The God that does not exist is, by definition, also omni-unknowning and omni-uncaring. (This opposite God, in not existing, would not be capable of failing, misunderstanding, or hating.)  This is the un-God of strong atheism, the zero to the Christian God's infinities. Other religions posit other combinations, including finite partly-gods and alternative Three O's.

By existing, a three O's God implies the nonexistence of the no-O un-God. But the un-God would also not-exist in any universe without God, or any universe with partly-gods. The un-God is not falsifiable because there is no conceivable universe in which it does not not-exist; any existence thereof (or super-nonexistence) would be a deviation of the attributes of the un-God, which would make it no longer the un-God.

And so, any being which acts in entropic, stupid, or malevolent ways serves the un-God, which cannot act because it does not exist, but which can be imagined as an open maw, ever-devouring but never fillable. Thus "Moloch," entropy in every aspect, the "all is vanity, and a chasing after wind" of Ecclesiastes.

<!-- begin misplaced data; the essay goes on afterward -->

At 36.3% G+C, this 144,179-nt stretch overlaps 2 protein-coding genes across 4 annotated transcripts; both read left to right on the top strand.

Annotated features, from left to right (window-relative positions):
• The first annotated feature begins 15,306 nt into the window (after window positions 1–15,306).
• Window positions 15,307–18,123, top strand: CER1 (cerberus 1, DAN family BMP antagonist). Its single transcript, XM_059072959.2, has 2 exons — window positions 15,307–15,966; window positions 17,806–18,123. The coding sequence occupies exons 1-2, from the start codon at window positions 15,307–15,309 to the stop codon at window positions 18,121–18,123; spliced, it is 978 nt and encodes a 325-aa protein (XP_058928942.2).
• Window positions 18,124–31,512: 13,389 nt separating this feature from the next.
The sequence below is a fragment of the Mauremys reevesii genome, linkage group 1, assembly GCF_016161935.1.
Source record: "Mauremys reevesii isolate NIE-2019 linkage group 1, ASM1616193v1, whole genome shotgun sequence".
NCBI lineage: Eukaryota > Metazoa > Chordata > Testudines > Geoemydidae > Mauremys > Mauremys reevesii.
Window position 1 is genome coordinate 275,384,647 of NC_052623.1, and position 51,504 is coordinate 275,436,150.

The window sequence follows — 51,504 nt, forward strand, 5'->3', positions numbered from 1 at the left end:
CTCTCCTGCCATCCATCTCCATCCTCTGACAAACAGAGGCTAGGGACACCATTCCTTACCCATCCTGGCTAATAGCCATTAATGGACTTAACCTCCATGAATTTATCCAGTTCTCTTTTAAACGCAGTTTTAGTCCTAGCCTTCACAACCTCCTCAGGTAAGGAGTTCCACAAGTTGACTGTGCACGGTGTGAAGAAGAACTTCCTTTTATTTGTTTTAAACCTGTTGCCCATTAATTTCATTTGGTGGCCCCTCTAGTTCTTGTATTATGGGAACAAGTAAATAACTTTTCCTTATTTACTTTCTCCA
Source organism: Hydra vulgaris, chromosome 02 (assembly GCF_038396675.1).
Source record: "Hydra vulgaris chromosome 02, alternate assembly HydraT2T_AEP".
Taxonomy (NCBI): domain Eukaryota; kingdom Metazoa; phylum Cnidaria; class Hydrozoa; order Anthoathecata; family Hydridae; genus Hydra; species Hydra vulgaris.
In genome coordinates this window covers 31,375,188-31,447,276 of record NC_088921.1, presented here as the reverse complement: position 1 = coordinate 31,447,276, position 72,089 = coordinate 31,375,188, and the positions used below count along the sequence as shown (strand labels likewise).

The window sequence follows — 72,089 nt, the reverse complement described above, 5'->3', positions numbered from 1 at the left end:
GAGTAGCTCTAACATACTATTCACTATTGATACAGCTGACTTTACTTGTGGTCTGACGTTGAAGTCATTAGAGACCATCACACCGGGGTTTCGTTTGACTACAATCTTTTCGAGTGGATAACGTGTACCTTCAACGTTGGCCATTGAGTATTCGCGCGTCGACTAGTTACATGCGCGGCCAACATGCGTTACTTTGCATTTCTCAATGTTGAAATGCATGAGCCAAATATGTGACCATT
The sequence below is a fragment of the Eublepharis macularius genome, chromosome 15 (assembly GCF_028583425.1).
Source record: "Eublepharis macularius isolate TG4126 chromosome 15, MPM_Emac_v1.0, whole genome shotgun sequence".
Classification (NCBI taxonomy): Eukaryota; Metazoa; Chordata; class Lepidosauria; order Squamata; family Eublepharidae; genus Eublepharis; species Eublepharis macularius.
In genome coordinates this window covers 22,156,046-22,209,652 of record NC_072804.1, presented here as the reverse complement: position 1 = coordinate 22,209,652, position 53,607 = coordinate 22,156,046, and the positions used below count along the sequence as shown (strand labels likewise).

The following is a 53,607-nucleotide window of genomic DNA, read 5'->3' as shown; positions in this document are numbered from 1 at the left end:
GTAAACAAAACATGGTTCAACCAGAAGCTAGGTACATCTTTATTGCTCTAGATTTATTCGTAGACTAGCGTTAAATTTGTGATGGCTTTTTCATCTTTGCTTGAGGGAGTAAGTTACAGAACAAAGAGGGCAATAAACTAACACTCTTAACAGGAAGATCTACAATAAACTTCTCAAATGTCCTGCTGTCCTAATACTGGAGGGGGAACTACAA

If one or more exist, then our time is not 100 years but infinite, and our reach not limited to our arms. Worth as much ink as the heat-death of the universe or the eventual extinction of Man, which both rely on the false vacuum not popping before then.

This is the frustrating thing about the culture war. People seem to assume that the sides are clearly delineated in black and white. Just because some activist shouts that you have to call hispanics "latinx" now doesn't mean it's true, and trans issues are no different. The actual people who are supposedly being represented are much more diverse than you might think.

Much of the activism I hear about on the news falls into both the legibility trap and the movement trap. While allies are trying to simplify the issues to build steam for building an institution to work on creating an expert class who can manage the organizations that will obtain the workers who will provide integrated solutions to the impacted people, the impacted people are living the problem and finding their own grassroots solutions.

For Italians in early New York City, the grassroots solution to racism was the Mafia and political machines, and now Italian-Americans are now considered white by pretty much everyone in America.